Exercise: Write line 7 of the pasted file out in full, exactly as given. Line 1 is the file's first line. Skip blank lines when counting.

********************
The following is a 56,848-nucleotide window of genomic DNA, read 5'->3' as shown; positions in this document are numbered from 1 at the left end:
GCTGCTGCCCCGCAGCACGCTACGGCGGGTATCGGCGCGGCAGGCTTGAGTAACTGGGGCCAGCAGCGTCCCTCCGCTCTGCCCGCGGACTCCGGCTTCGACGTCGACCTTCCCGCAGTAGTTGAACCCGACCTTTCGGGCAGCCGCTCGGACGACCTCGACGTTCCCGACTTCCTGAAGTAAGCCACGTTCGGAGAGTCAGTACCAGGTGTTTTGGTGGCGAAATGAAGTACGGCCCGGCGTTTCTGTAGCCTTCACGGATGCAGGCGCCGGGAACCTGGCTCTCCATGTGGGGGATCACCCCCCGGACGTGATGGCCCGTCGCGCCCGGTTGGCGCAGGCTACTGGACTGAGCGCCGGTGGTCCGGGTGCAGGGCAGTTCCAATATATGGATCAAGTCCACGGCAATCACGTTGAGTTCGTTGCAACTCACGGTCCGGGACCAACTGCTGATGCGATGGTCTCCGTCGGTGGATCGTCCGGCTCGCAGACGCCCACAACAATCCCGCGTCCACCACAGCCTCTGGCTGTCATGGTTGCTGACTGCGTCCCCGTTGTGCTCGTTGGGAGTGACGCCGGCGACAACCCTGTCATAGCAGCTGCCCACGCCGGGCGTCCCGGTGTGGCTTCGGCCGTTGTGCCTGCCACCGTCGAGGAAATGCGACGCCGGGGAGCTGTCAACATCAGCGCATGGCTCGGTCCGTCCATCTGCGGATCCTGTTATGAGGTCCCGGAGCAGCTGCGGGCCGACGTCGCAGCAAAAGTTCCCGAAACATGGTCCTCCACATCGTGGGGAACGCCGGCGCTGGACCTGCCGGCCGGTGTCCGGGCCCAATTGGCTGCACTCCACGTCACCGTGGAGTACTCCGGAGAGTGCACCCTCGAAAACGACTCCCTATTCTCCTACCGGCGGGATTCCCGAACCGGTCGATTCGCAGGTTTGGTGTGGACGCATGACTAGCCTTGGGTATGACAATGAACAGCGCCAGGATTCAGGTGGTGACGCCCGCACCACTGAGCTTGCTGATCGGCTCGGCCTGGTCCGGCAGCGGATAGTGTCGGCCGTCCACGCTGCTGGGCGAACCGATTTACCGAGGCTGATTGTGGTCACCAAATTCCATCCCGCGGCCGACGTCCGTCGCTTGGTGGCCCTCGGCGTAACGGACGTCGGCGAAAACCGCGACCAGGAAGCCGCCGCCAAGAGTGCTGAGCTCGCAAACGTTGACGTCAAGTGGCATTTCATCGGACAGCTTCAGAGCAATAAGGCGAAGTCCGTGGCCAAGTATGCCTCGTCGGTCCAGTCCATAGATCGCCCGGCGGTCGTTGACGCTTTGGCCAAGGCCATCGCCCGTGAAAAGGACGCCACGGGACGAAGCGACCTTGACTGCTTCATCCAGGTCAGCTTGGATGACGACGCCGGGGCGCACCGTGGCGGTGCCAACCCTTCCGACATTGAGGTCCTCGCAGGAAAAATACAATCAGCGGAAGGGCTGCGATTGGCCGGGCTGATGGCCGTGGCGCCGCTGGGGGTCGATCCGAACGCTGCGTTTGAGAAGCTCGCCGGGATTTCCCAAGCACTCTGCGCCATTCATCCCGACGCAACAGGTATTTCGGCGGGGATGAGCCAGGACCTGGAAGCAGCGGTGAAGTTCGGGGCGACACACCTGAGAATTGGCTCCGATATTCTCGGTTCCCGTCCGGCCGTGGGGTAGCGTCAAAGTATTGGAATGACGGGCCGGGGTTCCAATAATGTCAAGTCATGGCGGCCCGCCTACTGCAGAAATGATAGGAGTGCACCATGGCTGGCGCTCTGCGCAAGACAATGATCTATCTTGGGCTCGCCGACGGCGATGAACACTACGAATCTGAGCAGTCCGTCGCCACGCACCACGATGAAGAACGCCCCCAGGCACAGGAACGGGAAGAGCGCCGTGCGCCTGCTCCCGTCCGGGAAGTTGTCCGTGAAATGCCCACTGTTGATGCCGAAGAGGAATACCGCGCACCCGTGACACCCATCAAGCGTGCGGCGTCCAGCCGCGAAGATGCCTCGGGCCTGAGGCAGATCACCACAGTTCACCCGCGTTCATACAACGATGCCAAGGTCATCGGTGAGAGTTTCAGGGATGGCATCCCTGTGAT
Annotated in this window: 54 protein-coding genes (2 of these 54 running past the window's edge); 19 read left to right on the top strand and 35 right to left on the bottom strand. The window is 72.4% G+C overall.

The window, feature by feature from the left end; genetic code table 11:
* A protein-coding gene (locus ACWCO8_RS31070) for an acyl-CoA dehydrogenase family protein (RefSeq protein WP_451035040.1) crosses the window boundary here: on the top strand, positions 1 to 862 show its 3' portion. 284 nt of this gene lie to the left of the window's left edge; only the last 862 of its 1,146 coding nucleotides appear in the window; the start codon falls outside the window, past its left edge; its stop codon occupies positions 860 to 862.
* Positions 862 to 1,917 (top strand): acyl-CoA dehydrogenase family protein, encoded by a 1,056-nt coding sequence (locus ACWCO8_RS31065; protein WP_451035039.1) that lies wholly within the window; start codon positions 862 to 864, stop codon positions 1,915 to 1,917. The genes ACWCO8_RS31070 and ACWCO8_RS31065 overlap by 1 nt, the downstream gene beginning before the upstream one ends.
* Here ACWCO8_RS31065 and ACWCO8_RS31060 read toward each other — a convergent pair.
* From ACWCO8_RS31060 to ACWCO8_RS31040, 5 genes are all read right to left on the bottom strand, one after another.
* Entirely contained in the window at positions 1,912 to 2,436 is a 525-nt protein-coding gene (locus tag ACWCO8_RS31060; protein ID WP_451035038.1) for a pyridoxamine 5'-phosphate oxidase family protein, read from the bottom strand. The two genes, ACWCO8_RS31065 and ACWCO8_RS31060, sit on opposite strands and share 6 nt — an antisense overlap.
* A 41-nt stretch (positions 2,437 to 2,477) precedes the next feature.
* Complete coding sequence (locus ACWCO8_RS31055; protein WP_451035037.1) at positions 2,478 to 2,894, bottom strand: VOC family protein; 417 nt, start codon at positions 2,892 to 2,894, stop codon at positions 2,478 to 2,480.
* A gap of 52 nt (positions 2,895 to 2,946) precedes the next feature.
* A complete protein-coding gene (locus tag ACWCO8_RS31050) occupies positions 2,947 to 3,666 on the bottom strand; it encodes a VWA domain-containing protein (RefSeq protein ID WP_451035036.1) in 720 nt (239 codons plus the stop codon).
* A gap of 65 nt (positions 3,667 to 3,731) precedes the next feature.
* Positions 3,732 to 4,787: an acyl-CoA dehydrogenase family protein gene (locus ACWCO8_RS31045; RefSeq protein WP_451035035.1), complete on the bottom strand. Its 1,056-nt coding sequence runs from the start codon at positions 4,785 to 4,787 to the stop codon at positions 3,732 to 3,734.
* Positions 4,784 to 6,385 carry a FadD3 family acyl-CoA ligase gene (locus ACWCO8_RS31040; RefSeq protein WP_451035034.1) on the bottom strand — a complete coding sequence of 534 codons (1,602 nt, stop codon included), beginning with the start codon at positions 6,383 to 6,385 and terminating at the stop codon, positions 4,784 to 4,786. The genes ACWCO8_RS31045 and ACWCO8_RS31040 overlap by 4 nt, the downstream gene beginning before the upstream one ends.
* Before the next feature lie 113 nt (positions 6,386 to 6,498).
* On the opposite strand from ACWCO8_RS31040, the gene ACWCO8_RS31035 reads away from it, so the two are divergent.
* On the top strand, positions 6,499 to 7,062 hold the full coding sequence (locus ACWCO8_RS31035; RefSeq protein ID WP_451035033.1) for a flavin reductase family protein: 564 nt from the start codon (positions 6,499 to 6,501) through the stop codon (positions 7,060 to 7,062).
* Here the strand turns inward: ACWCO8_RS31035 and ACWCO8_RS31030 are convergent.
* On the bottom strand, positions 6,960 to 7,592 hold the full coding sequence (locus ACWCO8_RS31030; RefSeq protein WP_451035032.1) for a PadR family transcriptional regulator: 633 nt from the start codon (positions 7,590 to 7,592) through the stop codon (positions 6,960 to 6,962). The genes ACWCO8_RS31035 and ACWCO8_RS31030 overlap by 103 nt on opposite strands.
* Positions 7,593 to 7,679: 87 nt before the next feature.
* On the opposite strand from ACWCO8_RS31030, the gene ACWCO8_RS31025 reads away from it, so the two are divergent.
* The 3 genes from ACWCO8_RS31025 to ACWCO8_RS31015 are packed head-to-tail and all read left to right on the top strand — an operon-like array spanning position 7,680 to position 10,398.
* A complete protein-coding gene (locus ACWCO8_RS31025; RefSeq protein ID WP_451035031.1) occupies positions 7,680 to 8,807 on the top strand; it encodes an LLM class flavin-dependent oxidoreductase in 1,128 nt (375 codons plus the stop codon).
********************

* Here ACWCO8_RS31065 and ACWCO8_RS31060 read toward each other — a convergent pair.